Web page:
Jacko was shelling the hollow heavily now, but Snow only waved his hat and yelled:
“She’s dead! Jezebel’s dead.”
“Up behind me, Matson,” the major snapped. “And get a move on.” There was an urgency in his tone that brought Snow to his feet in a bound.
A wild gallop, a short canter and we settled down to a steady walk march, safely out of range. The major called the sergeant-major up beside him.
“You’re sure about this man’s horse, are you, sar’-major?” he asked.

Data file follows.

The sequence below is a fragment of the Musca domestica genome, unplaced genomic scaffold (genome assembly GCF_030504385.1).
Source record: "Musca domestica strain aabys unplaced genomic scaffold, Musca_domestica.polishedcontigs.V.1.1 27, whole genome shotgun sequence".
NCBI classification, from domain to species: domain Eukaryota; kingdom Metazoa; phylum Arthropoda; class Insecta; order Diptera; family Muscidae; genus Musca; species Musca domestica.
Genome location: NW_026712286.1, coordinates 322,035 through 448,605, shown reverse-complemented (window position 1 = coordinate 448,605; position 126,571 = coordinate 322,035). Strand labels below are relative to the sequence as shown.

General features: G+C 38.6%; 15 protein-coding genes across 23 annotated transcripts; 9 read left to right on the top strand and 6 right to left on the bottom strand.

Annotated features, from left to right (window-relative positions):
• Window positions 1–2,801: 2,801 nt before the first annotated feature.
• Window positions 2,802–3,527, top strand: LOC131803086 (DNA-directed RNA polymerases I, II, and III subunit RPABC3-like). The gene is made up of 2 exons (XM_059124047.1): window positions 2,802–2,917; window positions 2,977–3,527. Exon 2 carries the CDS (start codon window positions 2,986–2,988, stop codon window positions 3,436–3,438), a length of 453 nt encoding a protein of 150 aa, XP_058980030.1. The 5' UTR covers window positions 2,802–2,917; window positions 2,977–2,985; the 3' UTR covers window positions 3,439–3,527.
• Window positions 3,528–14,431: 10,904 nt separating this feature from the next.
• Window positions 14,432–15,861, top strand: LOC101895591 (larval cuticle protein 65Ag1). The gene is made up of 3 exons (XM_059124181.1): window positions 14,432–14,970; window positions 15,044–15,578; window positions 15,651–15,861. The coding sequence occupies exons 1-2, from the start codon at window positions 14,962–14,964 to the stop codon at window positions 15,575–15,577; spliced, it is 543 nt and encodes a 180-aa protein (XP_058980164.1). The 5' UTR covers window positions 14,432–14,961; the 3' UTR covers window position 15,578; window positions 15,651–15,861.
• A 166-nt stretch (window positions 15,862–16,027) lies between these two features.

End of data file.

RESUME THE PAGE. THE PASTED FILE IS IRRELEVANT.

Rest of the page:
“Certain, sir. I saw it myself. She’s lying in that hollow we passed a couple of hundred yards back.”
“Thank God for that,” the major said. “There you are, Matson. I told you anything could happen in an action. We’ll be getting some remounts up after this. You can have your pick of ’em and see that you pick a good one this time.”
“My flamin’ oath, I will!” Snow declared. “Hey, major.”
“What, Matson?”
“D’you mind if I drop off ‘ere? I just want to nick back and see ‘er for meself – just to make sure she’s dead.”
“You stay where you are,” the major commanded. “If that damned mare turns up, I’ll see she never gets back into this squadron, even if I have to shoot her myself!”